I absolutely believe that there is not only a moral and ethical case for bringing gender and diversity to organizations, politics and societal discussions, but that there is also a business case. Thus, the conference, to me, will serve as a way to provide additional evidence for my convictions and to hear the thoughts of people from a variety of backgrounds--from Goldman Sachs to the World Economic Forum to academia to the White House Project. I am also excited to see my summer boss, Ilene Lang, and to meet some of my biggest role models (including, hopefully, Laura Liswood, the Secretary General for the Council of Women World Leaders and one of the Conference Chairs).

I will be posting my thoughts and reactions to the panel discussions and overall conference over the next two days. Thanks for staying tuned!

Welcome to the Business Case Conference blog!

This Friday and Saturday October 15-16, 2010, the Women and Public Policy Program is hosting “Closing the Gender Gap: The Business Case for Organizations, Politics and Society” in collaboration with the Council of Women World Leaders and our knowledge partner, the World Economic Forum.

Beginning with a macro-perspective on development, we will focus on the relationship between a country’s gender gap and its economic performance. This will be followed by a discussion of the impact of gender diversity on political outcomes and include the reflections of women leaders who have served in political office.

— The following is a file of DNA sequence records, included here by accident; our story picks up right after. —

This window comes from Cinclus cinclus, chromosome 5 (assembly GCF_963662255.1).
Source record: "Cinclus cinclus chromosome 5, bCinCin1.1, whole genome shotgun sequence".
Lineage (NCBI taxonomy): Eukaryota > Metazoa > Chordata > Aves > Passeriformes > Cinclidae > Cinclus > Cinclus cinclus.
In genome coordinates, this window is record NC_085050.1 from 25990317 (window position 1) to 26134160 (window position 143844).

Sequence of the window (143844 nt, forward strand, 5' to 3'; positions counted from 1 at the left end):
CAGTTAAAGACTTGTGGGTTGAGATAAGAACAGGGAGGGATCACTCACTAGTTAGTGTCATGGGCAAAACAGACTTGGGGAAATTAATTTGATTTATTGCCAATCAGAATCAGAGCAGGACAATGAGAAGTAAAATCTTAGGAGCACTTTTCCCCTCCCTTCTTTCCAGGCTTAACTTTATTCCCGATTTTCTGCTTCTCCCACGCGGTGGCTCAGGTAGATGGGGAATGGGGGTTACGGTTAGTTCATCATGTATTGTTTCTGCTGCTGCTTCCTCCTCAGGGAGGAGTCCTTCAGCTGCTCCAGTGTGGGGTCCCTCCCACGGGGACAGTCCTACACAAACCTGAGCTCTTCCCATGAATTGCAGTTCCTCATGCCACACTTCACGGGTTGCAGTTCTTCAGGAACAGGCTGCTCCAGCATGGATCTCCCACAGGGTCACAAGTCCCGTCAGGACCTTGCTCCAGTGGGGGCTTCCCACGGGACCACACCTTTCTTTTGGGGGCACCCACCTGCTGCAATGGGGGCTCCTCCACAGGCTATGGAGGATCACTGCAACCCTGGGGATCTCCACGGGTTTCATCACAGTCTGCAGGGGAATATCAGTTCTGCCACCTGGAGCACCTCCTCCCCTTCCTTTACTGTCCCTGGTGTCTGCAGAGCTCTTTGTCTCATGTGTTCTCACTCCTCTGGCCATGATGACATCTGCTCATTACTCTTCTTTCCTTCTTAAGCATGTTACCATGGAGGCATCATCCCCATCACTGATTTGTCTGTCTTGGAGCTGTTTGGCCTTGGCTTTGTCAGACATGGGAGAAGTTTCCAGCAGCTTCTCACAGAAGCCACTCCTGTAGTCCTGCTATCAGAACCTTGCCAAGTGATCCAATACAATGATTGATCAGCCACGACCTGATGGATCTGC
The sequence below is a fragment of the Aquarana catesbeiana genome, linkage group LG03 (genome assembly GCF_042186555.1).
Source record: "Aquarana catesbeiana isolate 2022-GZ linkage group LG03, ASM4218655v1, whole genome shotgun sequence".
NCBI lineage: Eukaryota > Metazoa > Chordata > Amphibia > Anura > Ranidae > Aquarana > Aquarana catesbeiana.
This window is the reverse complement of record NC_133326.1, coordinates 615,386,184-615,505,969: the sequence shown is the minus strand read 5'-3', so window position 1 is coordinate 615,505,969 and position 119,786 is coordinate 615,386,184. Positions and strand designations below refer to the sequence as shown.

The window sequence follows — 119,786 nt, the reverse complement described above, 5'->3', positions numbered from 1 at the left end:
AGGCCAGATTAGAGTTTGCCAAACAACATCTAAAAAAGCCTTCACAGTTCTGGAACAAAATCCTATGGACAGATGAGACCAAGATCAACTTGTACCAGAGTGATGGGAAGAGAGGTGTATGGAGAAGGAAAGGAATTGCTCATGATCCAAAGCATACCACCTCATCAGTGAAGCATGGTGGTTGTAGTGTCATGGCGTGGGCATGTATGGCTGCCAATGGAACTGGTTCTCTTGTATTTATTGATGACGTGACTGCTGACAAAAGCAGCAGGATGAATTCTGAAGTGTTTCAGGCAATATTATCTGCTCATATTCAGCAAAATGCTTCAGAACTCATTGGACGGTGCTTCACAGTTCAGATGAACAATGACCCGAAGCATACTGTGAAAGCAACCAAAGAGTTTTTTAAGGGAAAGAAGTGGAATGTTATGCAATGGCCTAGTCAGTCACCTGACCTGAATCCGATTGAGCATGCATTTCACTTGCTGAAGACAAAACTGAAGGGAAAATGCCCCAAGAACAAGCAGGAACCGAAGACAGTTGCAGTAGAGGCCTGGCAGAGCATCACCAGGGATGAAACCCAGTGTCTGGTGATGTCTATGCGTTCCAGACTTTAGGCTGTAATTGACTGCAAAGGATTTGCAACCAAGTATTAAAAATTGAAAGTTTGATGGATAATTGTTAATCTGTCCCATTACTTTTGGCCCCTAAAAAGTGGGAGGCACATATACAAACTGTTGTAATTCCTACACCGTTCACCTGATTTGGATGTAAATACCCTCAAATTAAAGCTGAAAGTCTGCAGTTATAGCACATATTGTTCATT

After examining gender gaps at the societal and political levels, we will address individual, team and organizational perspectives, analyzing how a person’s gender affects financial decision making, the relevance of diversity in teams and the relationship between the gender balance in corporations (management and boards) and company performance.

The two day conference will address:
  • the relationship between a country’s gender gap and its economic performance
  • the impact of gender diversity on political outcomes
  • how a person’s gender affects financial decision making
  • the relevance of diversity in teams 
  • the relationship between the gender balance in corporations (management and boards) and company performance

 We'll be blogging throughout the conference, so stay tuned for updates!